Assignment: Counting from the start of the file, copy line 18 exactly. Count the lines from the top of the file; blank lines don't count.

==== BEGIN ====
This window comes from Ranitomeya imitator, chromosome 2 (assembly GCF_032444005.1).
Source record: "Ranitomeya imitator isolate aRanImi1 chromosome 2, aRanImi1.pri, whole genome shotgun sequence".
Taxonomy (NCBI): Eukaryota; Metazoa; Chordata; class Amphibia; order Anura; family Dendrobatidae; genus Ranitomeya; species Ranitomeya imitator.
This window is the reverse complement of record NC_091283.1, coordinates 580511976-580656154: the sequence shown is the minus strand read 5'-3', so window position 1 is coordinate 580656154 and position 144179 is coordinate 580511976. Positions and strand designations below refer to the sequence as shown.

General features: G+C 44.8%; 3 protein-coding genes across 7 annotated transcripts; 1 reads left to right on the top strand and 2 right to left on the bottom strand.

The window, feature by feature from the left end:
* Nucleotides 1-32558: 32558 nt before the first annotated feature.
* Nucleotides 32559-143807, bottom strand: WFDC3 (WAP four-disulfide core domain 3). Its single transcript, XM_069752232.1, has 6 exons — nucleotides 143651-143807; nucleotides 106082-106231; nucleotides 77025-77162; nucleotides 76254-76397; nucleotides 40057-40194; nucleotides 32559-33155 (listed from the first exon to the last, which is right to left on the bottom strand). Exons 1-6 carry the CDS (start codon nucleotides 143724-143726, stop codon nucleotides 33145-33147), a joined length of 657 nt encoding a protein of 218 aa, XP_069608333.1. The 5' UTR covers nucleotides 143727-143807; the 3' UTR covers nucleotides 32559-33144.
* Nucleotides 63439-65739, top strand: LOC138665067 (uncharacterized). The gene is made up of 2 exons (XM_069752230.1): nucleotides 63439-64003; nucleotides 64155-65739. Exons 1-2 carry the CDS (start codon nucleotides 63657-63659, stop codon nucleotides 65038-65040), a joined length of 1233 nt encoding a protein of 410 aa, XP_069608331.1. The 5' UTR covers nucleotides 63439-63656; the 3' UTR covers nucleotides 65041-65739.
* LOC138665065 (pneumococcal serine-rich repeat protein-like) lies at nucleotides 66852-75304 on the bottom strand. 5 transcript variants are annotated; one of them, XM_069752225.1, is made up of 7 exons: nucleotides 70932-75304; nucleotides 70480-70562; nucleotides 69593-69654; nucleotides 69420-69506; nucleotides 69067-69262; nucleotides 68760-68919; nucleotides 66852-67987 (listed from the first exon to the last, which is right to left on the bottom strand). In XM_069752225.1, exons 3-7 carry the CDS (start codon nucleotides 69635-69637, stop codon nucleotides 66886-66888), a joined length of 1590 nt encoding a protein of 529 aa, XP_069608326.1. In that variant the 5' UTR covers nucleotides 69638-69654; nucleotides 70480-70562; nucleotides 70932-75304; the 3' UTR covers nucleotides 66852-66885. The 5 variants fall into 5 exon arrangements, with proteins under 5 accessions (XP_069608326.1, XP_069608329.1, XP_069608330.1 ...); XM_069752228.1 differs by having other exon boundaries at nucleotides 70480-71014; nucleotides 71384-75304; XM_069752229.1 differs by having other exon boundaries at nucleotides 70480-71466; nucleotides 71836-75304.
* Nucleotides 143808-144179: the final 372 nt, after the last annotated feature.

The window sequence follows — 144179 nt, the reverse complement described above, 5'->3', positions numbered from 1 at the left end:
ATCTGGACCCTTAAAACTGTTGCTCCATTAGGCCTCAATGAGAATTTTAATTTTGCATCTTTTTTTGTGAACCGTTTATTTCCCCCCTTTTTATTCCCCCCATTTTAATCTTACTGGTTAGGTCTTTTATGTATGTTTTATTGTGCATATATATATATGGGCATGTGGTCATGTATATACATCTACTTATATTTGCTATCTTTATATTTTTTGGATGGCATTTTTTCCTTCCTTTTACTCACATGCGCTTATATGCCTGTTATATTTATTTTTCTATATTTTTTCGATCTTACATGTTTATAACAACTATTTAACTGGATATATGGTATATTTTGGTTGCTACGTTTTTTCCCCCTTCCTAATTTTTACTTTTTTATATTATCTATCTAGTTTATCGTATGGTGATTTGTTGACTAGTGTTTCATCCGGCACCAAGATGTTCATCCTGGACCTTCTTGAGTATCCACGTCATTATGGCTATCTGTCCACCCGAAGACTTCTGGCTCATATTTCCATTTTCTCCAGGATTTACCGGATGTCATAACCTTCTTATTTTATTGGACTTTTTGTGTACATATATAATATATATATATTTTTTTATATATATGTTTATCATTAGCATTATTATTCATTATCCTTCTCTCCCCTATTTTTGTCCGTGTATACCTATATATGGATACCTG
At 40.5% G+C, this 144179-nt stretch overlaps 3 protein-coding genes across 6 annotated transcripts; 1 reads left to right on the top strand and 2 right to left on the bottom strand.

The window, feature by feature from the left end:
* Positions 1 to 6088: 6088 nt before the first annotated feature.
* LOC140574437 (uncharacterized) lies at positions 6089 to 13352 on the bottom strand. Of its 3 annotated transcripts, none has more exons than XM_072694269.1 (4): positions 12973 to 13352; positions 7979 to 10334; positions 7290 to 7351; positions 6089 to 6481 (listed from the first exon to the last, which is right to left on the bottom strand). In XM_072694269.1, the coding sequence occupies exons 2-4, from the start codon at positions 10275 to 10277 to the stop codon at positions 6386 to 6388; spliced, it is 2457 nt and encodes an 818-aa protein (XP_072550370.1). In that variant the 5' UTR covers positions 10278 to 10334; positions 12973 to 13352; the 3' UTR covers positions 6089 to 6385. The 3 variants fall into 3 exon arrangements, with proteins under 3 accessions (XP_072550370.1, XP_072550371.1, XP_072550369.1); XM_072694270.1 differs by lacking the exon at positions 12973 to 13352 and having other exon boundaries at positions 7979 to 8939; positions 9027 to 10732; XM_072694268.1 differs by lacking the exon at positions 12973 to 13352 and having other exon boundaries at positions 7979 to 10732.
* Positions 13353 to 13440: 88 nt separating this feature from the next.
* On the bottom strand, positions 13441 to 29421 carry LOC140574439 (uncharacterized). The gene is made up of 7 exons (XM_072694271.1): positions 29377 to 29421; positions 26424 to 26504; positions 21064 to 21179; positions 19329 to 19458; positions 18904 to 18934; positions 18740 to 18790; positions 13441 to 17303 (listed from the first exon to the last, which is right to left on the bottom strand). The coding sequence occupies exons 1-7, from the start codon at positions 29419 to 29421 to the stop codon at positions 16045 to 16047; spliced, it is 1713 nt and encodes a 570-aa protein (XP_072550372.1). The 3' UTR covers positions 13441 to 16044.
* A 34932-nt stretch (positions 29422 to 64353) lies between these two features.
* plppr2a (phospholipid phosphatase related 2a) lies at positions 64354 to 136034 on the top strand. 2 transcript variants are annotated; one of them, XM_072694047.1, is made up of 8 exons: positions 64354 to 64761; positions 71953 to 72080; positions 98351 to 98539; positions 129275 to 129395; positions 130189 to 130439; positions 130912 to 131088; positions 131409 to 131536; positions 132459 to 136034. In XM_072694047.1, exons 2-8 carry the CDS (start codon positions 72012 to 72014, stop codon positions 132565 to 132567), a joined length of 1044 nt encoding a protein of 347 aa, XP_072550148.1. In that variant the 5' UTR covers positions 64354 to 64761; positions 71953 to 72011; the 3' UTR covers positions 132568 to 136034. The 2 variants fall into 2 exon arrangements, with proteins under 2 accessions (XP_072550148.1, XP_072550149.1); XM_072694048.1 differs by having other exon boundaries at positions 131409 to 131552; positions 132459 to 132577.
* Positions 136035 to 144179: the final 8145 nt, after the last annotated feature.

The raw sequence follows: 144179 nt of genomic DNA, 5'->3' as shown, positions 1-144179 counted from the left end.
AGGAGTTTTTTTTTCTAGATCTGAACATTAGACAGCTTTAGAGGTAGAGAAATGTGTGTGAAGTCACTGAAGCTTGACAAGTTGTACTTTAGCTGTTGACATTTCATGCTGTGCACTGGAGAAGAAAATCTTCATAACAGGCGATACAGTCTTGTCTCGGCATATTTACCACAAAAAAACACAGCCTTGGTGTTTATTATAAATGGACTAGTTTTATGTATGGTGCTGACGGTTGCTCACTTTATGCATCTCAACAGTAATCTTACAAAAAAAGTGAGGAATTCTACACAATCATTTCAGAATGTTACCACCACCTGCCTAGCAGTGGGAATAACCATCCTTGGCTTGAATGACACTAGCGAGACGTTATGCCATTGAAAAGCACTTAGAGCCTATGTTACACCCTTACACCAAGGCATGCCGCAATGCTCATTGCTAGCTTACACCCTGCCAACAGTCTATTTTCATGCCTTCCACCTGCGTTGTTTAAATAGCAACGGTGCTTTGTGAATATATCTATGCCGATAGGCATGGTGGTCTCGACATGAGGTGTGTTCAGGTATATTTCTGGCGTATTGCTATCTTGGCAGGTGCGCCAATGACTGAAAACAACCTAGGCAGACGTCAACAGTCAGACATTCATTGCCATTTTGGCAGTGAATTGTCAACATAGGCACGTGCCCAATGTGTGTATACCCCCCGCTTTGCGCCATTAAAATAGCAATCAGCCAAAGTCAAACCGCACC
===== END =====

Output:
* Positions 13353 to 13440: 88 nt separating this feature from the next.